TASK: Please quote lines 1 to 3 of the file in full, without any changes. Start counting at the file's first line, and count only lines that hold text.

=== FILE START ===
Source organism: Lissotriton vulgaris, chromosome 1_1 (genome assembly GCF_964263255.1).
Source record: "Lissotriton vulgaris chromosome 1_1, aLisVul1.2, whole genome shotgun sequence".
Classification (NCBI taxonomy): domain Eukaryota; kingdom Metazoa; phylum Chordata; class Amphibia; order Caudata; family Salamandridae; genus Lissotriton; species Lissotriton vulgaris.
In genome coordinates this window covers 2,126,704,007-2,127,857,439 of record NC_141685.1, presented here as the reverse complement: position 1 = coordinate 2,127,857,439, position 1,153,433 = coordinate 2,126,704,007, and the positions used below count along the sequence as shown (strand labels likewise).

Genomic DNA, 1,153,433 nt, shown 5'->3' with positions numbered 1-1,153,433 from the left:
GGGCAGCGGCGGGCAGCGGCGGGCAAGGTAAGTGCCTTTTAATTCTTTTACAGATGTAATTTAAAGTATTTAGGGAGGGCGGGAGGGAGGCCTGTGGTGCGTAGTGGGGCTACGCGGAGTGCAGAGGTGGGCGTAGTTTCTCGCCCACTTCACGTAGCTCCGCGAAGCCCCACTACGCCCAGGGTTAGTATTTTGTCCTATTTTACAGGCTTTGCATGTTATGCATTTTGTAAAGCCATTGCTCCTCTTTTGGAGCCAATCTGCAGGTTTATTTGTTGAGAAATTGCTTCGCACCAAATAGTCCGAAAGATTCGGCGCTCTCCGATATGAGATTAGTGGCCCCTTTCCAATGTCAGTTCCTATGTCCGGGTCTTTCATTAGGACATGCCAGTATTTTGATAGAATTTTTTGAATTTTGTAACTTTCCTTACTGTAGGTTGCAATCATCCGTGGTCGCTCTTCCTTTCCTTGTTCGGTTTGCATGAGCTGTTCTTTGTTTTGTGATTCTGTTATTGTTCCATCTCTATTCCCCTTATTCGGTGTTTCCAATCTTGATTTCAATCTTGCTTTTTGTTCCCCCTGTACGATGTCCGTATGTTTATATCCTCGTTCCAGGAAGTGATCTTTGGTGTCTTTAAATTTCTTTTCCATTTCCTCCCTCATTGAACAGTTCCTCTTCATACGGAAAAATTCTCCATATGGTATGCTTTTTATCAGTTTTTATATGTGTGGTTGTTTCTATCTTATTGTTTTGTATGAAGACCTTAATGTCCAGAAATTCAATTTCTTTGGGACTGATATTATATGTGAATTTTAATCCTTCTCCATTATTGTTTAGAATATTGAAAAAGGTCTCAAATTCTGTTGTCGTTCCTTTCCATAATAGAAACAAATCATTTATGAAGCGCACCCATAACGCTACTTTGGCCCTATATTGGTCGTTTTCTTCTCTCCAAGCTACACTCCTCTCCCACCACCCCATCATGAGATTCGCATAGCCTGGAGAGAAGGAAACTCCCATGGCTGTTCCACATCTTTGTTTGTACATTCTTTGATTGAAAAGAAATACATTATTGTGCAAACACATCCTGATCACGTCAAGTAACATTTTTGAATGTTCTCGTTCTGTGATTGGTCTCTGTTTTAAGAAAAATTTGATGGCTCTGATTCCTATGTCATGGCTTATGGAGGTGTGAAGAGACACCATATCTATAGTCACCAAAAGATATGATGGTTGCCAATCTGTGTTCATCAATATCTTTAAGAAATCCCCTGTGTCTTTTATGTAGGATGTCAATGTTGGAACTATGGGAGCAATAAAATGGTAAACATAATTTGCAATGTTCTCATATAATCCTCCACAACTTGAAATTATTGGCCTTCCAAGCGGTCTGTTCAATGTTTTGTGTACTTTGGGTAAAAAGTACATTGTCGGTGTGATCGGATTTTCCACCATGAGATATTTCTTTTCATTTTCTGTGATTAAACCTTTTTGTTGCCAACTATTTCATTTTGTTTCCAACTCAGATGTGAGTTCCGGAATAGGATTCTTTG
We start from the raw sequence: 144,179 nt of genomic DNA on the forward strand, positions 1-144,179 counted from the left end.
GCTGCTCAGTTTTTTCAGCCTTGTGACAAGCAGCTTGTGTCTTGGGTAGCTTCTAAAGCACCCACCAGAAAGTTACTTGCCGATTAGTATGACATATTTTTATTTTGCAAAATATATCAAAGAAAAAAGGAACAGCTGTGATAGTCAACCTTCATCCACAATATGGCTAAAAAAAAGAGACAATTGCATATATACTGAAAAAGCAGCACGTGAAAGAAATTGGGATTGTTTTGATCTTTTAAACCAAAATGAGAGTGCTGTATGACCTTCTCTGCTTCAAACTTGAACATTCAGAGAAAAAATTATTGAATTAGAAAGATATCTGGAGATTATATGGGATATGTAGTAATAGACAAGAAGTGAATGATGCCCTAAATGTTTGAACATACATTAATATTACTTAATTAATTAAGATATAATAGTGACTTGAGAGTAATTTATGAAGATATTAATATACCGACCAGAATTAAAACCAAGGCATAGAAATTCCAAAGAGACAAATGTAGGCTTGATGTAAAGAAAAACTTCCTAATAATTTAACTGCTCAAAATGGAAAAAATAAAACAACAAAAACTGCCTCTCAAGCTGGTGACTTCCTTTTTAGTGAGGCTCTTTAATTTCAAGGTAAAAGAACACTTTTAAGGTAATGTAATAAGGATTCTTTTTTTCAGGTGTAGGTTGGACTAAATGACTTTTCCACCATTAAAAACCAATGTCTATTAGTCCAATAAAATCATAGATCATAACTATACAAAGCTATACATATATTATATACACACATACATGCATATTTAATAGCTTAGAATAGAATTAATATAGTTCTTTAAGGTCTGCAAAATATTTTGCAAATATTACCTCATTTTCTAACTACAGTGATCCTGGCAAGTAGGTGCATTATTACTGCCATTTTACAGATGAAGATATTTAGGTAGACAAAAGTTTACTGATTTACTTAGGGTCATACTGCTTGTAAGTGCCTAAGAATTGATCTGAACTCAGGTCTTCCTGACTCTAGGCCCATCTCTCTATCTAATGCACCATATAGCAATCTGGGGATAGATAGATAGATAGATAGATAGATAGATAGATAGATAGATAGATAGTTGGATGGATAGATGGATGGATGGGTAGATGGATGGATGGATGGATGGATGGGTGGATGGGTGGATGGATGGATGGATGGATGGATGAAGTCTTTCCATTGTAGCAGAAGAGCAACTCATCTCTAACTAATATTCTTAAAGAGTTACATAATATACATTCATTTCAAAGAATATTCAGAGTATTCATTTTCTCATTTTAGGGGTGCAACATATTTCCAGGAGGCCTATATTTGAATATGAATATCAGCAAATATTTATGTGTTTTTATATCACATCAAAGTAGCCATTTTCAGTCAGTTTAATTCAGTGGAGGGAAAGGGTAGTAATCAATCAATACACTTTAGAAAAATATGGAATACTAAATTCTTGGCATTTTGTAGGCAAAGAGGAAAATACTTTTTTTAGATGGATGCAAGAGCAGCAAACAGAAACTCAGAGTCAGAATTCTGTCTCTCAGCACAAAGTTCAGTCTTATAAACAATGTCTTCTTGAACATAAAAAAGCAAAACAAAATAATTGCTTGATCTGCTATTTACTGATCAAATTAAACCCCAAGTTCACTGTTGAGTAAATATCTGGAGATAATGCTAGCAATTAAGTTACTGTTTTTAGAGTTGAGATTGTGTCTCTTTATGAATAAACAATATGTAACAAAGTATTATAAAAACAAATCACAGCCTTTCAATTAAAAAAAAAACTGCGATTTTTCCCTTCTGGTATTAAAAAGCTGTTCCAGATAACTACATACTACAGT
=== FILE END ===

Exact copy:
Source organism: Lissotriton vulgaris, chromosome 1_1 (genome assembly GCF_964263255.1).
Source record: "Lissotriton vulgaris chromosome 1_1, aLisVul1.2, whole genome shotgun sequence".
Classification (NCBI taxonomy): domain Eukaryota; kingdom Metazoa; phylum Chordata; class Amphibia; order Caudata; family Salamandridae; genus Lissotriton; species Lissotriton vulgaris.